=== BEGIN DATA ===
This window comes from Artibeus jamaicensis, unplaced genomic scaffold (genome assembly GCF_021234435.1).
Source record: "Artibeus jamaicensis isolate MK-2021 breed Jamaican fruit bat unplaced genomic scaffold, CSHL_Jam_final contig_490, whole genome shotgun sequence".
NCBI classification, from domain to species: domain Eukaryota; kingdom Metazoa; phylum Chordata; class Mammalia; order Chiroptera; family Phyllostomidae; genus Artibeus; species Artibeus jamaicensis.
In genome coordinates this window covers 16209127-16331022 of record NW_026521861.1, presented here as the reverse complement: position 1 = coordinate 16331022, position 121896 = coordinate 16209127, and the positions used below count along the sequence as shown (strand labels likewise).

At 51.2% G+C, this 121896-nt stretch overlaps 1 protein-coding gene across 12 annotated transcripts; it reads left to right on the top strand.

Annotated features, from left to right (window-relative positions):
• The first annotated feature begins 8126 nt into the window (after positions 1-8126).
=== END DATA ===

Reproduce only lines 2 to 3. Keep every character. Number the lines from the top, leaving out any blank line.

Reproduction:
Source record: "Artibeus jamaicensis isolate MK-2021 breed Jamaican fruit bat unplaced genomic scaffold, CSHL_Jam_final contig_490, whole genome shotgun sequence".
NCBI classification, from domain to species: domain Eukaryota; kingdom Metazoa; phylum Chordata; class Mammalia; order Chiroptera; family Phyllostomidae; genus Artibeus; species Artibeus jamaicensis.